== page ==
Kellen Winslow is not a soldier. And John
Crandall is not a college student — not yet. Crandall
can’t wait to enroll in 2005, but for now, there’s this
little matter of serving his country.

Mira Levitan

Crandall is a 21-year-old soldier in the U.S. Air Force.

Winslow is a 20-year-old football player.

Last Saturday, after Winslow’s Miami team lost to
Tennessee, and he was called for unsportsmanlike conduct, an
emotional Winslow confused two very different things.

“It’s war,” Winslow said of football.
“They’re out there to kill you, so I’m out there
to kill them. I’m a … soldier.”

Winslow’s beef with the officials seems ridiculously small
when compared to Crandall’s version of war. Airman First
Class Crandall, a Michigan native, deployed to Kirkuk, Iraq, in
July and secured the air base there, until he became seriously ill
in late September.

Crandall said his base took gunfire every day of his
two-and-a-half-month stint there, and that the airmen “all
pretty much got used to it; it got to be pretty normal.” He
said he did get really scared — once.

“We got hit by mortars,” Crandall said. “I was
on walking patrol at the DFP (Defense Fighting Position). I was
with my friends, and we were patrolling the wire. We were basically
just sitting there behind cover, with rockets, ready to fire
back.”

He didn’t have to shoot back that day. And he didn’t
personally know anyone who was killed in Iraq, although other
members of his squad did, because “it happened all the
time.”

From his home in Italy yesterday, Crandall calmly spoke about
what a war zone is like. He didn’t seem to think that taking
fire or exposing undercover al-Qaida operatives was anything more
than just part of his job.

Crandall was unaware of Winslow’s comments, and he kind of
smirked when he was told what Winslow said.

“I feel bad for him,” Crandall said, “because
if I wouldn’t have joined the military, I wouldn’t know
the difference either. Being a real soldier takes a lot of time and
dedication and sacrifice. I know it gets frustrating at football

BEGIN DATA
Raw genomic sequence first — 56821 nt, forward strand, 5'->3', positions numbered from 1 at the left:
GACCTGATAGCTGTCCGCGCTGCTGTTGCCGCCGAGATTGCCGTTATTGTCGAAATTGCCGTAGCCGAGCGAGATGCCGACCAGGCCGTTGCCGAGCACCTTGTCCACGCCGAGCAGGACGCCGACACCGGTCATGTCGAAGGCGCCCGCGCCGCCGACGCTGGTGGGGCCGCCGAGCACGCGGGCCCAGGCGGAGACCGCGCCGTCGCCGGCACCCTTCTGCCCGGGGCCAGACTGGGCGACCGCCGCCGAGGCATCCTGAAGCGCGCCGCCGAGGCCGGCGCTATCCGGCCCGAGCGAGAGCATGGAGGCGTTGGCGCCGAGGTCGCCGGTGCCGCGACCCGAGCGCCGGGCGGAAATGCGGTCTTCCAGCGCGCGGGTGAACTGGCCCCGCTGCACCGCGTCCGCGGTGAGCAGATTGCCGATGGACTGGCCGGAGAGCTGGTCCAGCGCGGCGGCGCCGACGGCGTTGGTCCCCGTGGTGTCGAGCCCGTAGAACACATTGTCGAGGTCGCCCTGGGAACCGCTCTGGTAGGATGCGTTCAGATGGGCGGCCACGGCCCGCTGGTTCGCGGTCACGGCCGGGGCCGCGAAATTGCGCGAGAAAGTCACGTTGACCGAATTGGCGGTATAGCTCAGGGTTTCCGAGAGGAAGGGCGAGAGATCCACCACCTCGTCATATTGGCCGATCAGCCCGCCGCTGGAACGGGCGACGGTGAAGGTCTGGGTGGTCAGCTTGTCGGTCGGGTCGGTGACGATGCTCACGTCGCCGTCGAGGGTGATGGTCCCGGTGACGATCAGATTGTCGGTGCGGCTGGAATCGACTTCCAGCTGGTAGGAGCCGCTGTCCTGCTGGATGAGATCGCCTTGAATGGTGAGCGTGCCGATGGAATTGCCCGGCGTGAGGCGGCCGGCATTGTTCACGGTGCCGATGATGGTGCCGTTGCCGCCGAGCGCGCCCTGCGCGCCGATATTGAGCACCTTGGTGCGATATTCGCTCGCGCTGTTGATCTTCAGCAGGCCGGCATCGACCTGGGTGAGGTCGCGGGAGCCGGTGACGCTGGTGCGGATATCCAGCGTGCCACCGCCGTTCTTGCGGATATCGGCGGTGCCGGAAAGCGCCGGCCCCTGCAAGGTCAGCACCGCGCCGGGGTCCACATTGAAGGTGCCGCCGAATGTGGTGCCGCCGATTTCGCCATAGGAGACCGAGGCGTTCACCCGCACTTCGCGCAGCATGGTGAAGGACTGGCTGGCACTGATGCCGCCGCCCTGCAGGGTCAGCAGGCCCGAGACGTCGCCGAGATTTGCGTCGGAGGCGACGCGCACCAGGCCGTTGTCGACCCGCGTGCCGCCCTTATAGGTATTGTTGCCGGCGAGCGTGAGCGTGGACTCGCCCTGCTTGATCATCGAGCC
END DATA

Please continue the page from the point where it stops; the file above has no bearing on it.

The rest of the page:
games. But it doesn’t compare to anything close to being an
actual soldier.”

Winslow issued an apology Sunday, and he’s certainly not
the first to link war and football. But Winslow’s comments
were particularly troubling because he said them with such
indignation, as if he actually believed them. He probably
didn’t intend any disrespect; it’s easy to get caught
up in the game — or everyday life — and forget how real
war can be. But that’s the point. We shouldn’t forget.
Crandall and others like him deserve respect, even if it’s
the simple act of recognizing that football is just a game.

Winslow will play in another football game this week. A world
away, Crandall will continue to provide high-level security in
Italy. He said it’s “very possible” that
he’ll return to Iraq within a year. His squad will probably
go back in about four months if the airmen volunteer, or be
deployed again in about eight months if they don’t
volunteer.

It’s a choice they get to make, and when Crandall was
asked if he’ll volunteer, he said, “Oh yeah.
Definitely.” He’ll be leaving a wife and, by that time,
a child behind, but he feels it’s his duty to be there.

I would say that Kellen Winslow should walk in John
Crandall’s shoes before he complains again about how tough
football can be, but I don’t think Winslow could cut it as a
real soldier. Lucky for us, Crandall can.

Courtney Lewis can be reached at
“mailto:cmlewis@umich.edu”>cmlewis@umich.edu.

 

 

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